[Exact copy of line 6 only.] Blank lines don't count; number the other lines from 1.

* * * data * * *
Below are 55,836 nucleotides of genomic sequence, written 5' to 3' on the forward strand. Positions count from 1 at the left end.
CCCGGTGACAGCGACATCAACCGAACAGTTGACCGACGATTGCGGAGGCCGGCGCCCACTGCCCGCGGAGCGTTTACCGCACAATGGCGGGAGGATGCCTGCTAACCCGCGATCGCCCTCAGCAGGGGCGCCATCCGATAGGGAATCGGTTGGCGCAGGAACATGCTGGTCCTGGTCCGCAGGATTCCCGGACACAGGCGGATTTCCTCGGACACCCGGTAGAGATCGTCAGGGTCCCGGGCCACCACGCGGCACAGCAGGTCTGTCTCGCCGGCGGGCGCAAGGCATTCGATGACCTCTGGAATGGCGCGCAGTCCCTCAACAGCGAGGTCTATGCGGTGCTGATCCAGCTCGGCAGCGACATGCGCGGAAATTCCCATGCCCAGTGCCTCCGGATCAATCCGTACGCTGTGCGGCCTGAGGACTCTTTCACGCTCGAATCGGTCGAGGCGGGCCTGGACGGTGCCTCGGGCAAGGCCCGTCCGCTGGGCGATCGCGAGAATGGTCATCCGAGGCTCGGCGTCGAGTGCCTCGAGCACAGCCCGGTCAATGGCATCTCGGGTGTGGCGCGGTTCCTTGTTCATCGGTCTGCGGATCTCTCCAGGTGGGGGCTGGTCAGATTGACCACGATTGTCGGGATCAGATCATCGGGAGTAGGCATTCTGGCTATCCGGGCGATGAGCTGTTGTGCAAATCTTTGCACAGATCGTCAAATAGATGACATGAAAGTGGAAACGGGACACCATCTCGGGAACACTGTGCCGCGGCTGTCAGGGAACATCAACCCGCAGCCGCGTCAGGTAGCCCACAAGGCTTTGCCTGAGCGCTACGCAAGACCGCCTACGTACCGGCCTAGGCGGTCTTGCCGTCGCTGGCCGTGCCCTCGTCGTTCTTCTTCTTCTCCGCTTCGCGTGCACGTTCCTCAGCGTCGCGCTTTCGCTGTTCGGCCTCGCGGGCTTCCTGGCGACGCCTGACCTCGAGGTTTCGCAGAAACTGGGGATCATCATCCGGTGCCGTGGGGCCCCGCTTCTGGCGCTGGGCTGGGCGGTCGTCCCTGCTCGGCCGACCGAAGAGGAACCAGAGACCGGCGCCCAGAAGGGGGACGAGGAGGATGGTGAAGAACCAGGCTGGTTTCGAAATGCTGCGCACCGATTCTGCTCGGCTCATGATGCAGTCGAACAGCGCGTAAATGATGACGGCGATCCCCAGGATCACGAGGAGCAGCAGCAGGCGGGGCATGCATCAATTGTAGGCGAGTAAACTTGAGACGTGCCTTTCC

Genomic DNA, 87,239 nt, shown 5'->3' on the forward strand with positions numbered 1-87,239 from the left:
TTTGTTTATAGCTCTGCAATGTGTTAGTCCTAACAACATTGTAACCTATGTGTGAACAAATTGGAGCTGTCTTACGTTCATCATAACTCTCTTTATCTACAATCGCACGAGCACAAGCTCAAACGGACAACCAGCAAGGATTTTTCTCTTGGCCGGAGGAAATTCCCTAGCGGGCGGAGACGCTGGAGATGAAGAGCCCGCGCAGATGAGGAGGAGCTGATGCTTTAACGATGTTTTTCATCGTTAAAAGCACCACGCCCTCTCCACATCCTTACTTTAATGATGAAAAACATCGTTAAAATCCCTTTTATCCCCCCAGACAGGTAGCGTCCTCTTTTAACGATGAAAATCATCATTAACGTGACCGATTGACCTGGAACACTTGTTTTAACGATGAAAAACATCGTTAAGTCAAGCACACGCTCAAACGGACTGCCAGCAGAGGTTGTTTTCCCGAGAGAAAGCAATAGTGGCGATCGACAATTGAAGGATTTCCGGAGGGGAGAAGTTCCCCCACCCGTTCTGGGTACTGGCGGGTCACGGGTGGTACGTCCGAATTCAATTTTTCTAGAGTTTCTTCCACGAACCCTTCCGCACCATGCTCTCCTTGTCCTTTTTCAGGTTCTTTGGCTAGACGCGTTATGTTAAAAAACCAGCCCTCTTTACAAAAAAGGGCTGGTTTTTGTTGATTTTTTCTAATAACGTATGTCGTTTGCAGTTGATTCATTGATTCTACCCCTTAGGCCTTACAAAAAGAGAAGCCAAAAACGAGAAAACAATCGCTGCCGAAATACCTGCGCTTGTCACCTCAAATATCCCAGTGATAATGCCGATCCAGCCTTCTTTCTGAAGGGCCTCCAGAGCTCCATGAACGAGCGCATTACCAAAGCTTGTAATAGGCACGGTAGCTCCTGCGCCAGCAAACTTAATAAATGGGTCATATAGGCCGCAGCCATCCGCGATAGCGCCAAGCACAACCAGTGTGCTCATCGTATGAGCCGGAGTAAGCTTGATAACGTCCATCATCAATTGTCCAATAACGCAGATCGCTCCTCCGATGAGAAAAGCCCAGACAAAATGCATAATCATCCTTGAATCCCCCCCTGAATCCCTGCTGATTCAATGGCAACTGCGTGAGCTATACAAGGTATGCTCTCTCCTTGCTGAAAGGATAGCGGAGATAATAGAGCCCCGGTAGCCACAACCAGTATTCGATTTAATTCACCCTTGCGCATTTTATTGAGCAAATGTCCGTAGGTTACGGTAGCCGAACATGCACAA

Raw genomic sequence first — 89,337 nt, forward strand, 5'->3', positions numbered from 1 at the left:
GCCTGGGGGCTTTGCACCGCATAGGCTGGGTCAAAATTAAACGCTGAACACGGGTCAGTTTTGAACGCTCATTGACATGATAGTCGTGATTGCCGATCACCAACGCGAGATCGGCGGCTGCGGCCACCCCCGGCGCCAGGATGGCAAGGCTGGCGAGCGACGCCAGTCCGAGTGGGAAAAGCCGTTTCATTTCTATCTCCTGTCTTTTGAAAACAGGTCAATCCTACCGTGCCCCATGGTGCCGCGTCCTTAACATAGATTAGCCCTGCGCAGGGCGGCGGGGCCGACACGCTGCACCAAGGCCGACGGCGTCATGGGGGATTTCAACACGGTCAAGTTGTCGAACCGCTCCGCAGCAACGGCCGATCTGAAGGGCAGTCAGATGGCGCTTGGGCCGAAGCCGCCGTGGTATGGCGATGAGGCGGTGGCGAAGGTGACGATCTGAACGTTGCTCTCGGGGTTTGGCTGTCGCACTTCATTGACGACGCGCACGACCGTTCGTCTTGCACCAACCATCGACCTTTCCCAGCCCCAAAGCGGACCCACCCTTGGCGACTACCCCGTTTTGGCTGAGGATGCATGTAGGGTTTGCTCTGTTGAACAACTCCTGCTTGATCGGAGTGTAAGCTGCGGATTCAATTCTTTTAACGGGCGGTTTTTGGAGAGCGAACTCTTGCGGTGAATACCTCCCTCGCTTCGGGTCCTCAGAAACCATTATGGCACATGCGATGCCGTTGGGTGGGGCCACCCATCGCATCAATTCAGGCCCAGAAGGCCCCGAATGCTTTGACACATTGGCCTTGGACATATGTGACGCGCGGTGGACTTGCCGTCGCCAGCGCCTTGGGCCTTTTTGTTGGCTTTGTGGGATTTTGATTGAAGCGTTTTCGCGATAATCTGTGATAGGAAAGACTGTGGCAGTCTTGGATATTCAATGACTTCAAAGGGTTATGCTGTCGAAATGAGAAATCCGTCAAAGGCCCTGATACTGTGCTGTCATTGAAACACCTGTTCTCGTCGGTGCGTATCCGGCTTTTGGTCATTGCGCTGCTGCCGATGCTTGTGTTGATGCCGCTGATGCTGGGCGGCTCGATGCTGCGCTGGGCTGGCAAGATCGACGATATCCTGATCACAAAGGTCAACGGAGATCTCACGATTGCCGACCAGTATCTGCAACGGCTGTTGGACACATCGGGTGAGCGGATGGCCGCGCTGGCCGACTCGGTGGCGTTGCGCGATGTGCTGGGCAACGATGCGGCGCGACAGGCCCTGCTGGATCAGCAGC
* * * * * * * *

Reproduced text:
GCCTGGGGGCTTTGCACCGCATAGGCTGGGTCAAAATTAAACGCTGAACACGGGTCAGTTTTGAACGCTCATTGACATGATAGTCGTGATTGCCGATCACCAACGCGAGATCGGCGGCTGCGGCCACCCCCGGCGCCAGGATGGCAAGGCTGGCGAGCGACGCCAGTCCGAGTGGGAAAAGCCGTTTCATTTCTATCTCCTGTCTTTTGAAAACAGGTCAATCCTACCGTGCCCCATGGTGCCGCGTCCTTAACATAGATTAGCCCTGCGCAGGGCGGCGGGGCCGACACGCTGCACCAAGGCCGACGGCGTCATGGGGGATTTCAACACGGTCAAGTTGTCGAACCGCTCCGCAGCAACGGCCGATCTGAAGGGCAGTCAGATGGCGCTTGGGCCGAAGCCGCCGTGGTATGGCGATGAGGCGGTGGCGAAGGTGACGATCTGAACGTTGCTCTCGGGGTTTGGCTGTCGCACTTCATTGACGACGCGCACGACCGTTCGTCTTGCACCAACCATCGACCTTTCCCAGCCCCAAAGCGGACCCACCCTTGGCGACTACCCCGTTTTGGCTGAGGATGCATGTAGGGTTTGCTCTGTTGAACAACTCCTGCTTGATCGGAGTGTAAGCTGCGGATTCAATTCTTTTAACGGGCGGTTTTTGGAGAGCGAACTCTTGCGGTGAATACCTCCCTCGCTTCGGGTCCTCAGAAACCATTATGGCACATGCGATGCCGTTGGGTGGGGCCACCCATCGCATCAATTCAGGCCCAGAAGGCCCCGAATGCTTTGACACATTGGCCTTGGACATATGTGACGCGCGGTGGACTTGCCGTCGCCAGCGCCTTGGGCCTTTTTGTTGGCTTTGTGGGATTTTGATTGAAGCGTTTTCGCGATAATCTGTGATAGGAAAGACTGTGGCAGTCTTGGATATTCAATGACTTCAAAGGGTTATGCTGTCGAAATGAGAAATCCGTCAAAGGCCCTGATACTGTGCTGTCATTGAAACACCTGTTCTCGTCGGTGCGTATCCGGCTTTTGGTCATTGCGCTGCTGCCGATGCTTGTGTTGATGCCGCTGATGCTGGGCGGCTCGATGCTGCGCTGGGCTGGCAAGATCGACGATATCCTGATCACAAAGGTCAACGGAGATCTCACGATTGCCGACCAGTATCTGCAACGGCTGTTGGACACATCGGGTGAGCGGATGGCCGCGCTGGCCGACTCGGTGGCGTTGCGCGATGTGCTGGGCAACGATGCGGCGCGACAGGCCCTGCTGGATCAGCAGC